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'Gazetteer of the Persian Gulf. Vol I. Historical. Part II. J G Lorimer. 1915' [‎2408] (925/1262)

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The record is made up of 1 volume (1165 pages). It was created in 1915. It was written in English and Arabic. The original is part of the British Library: India Office The department of the British Government to which the Government of India reported between 1858 and 1947. The successor to the Court of Directors. Records and Private Papers Documents collected in a private capacity. .


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to the line had been nearly doubled^ and the Shaikh of Chah Kutah
had destroyed^ or permitted to be destroyed, some 15 miles of the line—
the mischief in this case extending to a point only 5 miles from the town
of Bushehr. The work of repairing the damaged line was arduous, as
the country was rugged and some of the spans were very long; but
communication between Shiraz and Bushehr was restored by the middle
of March 1865, after the interruption—due at first to the interference
of the Persian Government and subsequently to the mischief done by
the nomads—had lasted for five months. The Shah was now thoroughly
interested in the success of the telegraph, and on the 21st of January
1865 he had personally visited the telegraph office at Tehran, where
he remained for two hours conversing over the wires with the
Governors of Shiraz, Isfahan, Kirmanshah, Hamadan, Kashan and
Qum; he expressed himself as pleased with the arrangements made
and impatient to be able to communicate with Europe and India.
The Tehran-Bushehr line however continues, even at the present day,
to suffer in an extraordinary degree from wilful damage; and in the year
1904-05 no less than 536 cases of wanton mischief were reported.
Connection of the Turkish and Persian lines with the Indian
system by way of the Gulf, 1863-68.
The Rev. Mr.
Stewart 's
The history of the principal and most striking section of the great
Indo-European line of telegraph yet remains to be traced. Without
it the Turkish and Persian sections would have remained mere
provincial telegraphs, without general importance, and its construction
was a necessary part of the Indo-European programme; but its
commencement was postponed until the actual progress of the land
lines in Turkey and Persia and the removal of political obstacles tad
reached a point such as to make ultimate success appear certain, "ne
work in the Persian Gu]/ was one of great magnitude, but the
difficulties to be overcome were here almost exclusively of a materia
and mechanical nature.
In 1861 the mode of connecting the Turkish line to Europe— when
it should have been finished—with the Indian telegraphic system was
already under consideration. Under instructions from Government a
scheme for an aerial line from Karachi to Basrah had been propounde
in 1860 by that versatile scholar, the Eev. G. P. Badger; and when
his project was referred for opinion to the Commissioner in Siud an ^
to the British political representatives at Kalat, Masqat and Bush 6 11
three out of those four authorities pronounced in favour of its adoption.
In 1861 Mr. Badger was deputed to enquire into the political sta us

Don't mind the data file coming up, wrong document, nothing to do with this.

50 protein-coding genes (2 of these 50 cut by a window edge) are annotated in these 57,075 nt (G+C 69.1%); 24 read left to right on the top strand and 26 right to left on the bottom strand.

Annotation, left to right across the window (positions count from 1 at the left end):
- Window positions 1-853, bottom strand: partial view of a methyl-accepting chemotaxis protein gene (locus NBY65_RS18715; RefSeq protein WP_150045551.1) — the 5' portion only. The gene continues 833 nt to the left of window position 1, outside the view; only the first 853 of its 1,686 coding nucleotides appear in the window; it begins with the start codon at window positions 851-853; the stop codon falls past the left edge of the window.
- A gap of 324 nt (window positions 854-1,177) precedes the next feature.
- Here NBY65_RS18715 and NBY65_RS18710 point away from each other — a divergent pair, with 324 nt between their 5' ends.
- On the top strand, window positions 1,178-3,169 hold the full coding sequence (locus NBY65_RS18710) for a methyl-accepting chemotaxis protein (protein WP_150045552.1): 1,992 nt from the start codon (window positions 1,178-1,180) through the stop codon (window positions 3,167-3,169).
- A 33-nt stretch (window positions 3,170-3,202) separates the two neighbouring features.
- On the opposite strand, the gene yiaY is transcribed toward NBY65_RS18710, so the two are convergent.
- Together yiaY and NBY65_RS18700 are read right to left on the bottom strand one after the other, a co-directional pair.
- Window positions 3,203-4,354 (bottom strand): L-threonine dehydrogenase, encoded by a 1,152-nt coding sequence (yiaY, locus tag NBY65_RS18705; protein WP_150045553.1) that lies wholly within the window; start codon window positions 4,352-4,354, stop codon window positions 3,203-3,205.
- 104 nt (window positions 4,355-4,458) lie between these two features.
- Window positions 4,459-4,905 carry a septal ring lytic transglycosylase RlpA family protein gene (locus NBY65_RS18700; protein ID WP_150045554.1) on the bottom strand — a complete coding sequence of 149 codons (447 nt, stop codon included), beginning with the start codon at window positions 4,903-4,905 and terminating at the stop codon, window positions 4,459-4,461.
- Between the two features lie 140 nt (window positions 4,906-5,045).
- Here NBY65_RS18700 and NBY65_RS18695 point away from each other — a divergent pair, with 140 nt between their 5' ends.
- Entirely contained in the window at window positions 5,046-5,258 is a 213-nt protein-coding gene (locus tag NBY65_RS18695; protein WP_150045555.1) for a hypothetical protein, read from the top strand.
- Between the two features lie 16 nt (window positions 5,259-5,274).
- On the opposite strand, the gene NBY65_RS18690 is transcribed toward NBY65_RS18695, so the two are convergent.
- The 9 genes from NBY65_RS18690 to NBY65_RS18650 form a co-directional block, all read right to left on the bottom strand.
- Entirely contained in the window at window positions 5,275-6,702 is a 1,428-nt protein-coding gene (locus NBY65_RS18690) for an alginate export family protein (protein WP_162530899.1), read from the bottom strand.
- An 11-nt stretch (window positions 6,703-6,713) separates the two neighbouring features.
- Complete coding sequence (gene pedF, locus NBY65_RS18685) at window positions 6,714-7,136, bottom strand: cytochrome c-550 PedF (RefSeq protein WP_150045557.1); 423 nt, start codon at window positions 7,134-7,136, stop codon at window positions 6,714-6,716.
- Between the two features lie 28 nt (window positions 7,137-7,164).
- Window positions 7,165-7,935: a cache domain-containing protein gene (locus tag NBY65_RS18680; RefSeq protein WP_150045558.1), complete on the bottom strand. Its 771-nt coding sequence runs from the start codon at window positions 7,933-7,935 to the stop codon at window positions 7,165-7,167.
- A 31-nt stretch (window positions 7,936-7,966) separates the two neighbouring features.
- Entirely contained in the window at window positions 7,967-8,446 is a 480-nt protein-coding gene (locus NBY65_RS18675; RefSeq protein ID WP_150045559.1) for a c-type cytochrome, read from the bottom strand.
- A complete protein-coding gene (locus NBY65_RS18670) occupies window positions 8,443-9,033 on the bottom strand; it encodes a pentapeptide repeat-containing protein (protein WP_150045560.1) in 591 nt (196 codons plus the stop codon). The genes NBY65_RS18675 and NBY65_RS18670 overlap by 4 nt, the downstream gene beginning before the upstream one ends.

of Makran; but in the end his scheme was found to involve gr ea
political difficulties and was therefore set aside.
In 1862 the general conduct and control of the Indo -Euiopean
telegraph operations were entrusted to Lieutenant -Colonel Pa -tncK

About this item


This volume is Volume I, Part II (Historical) of the Gazetteer of the Persian Gulf The historical term used to describe the body of water between the Arabian Peninsula and Iran. , ’Omān and Central Arabia (Government of India: 1915), compiled by John Gordon Lorimer and completed for press by Captain L Birdwood.

Part II contains an 'Introduction' (pages i-iii) written by Birdwood in Simla, dated 10 October 1914, 'Table of Chapters, Annexures, Appendices and Genealogical Tables' (pags v-viii), and 'Detailed Table of Contents' (ix-cxxx). These are also found in Volume I, Part IA of the Gazetteer (IOR/L/PS/20/C91/1).

Part II consists of three chapters:

  • 'Chapter X. History of ’Arabistān' (pages 1625-1775);
  • 'Chapter XI. History of the Persian Coast and Islands' (pages 1776-2149);
  • 'Chapter XII. History of Persian Makrān' (pages 2150-2203).

The chapters are followed by nineteen appendices:

Extent and format
1 volume (1165 pages)

Volume I, Part II is arranged into chapters that are sub-divided into numbered periods covering, for example, the reign of a ruler or regime of a Viceroy, or are arbitrarily based on outstanding land-marks in the history of the region. Each period has been sub-divided into subject headings, each of which has been lettered. The appendices are sub-divided into lettered subject headings and also contain numbered annexures, as well as charts. Both the chapters and appendices have further subject headings that appear in the right and left margins of the page. Footnotes appear occasionally througout the volume at the bottom of the page which provide further details and references. A 'Detailed Table of Contents' for Part II and the Appendices is on pages cii-cxxx.

Physical characteristics

The foliation sequence is circled in pencil, in the top right corner of the recto The front of a sheet of paper or leaf, often abbreviated to 'r'. of each folio. It begins on the first folio with text, on number 879, and ends on the last folio with text, on number 1503.

Written in
English and Arabic in Latin and Arabic script
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'Gazetteer of the Persian Gulf. Vol I. Historical. Part II. J G Lorimer. 1915' [‎2408] (925/1262), British Library: India Office Records and Private Papers, IOR/L/PS/20/C91/2, in Qatar Digital Library <> [accessed 28 November 2023]

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